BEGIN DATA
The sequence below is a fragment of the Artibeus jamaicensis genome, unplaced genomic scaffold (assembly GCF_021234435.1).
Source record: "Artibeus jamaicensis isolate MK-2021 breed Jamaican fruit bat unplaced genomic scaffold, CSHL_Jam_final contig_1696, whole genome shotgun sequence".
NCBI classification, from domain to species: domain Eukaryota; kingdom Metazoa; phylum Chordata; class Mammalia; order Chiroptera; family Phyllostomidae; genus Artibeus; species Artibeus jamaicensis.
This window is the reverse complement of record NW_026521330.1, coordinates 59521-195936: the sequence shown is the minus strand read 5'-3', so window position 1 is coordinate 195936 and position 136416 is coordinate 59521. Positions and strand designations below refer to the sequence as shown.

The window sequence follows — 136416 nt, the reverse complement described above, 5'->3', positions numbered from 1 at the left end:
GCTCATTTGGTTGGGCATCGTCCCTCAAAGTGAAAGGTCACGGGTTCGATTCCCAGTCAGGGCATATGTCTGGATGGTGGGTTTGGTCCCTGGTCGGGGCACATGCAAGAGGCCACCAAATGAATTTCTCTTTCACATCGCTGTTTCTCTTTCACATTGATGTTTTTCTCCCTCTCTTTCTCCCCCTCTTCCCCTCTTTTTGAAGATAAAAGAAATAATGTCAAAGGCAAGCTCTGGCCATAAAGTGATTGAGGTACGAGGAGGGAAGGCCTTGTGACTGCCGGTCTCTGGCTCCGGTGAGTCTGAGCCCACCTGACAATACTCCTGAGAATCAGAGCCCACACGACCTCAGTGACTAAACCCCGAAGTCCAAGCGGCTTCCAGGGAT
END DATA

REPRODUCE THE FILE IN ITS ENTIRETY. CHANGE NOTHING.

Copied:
The sequence below is a fragment of the Artibeus jamaicensis genome, unplaced genomic scaffold (assembly GCF_021234435.1).
Source record: "Artibeus jamaicensis isolate MK-2021 breed Jamaican fruit bat unplaced genomic scaffold, CSHL_Jam_final contig_1696, whole genome shotgun sequence".
NCBI classification, from domain to species: domain Eukaryota; kingdom Metazoa; phylum Chordata; class Mammalia; order Chiroptera; family Phyllostomidae; genus Artibeus; species Artibeus jamaicensis.
This window is the reverse complement of record NW_026521330.1, coordinates 59521-195936: the sequence shown is the minus strand read 5'-3', so window position 1 is coordinate 195936 and position 136416 is coordinate 59521. Positions and strand designations below refer to the sequence as shown.

The window sequence follows — 136416 nt, the reverse complement described above, 5'->3', positions numbered from 1 at the left end:
GCTCATTTGGTTGGGCATCGTCCCTCAAAGTGAAAGGTCACGGGTTCGATTCCCAGTCAGGGCATATGTCTGGATGGTGGGTTTGGTCCCTGGTCGGGGCACATGCAAGAGGCCACCAAATGAATTTCTCTTTCACATCGCTGTTTCTCTTTCACATTGATGTTTTTCTCCCTCTCTTTCTCCCCCTCTTCCCCTCTTTTTGAAGATAAAAGAAATAATGTCAAAGGCAAGCTCTGGCCATAAAGTGATTGAGGTACGAGGAGGGAAGGCCTTGTGACTGCCGGTCTCTGGCTCCGGTGAGTCTGAGCCCACCTGACAATACTCCTGAGAATCAGAGCCCACACGACCTCAGTGACTAAACCCCGAAGTCCAAGCGGCTTCCAGGGAT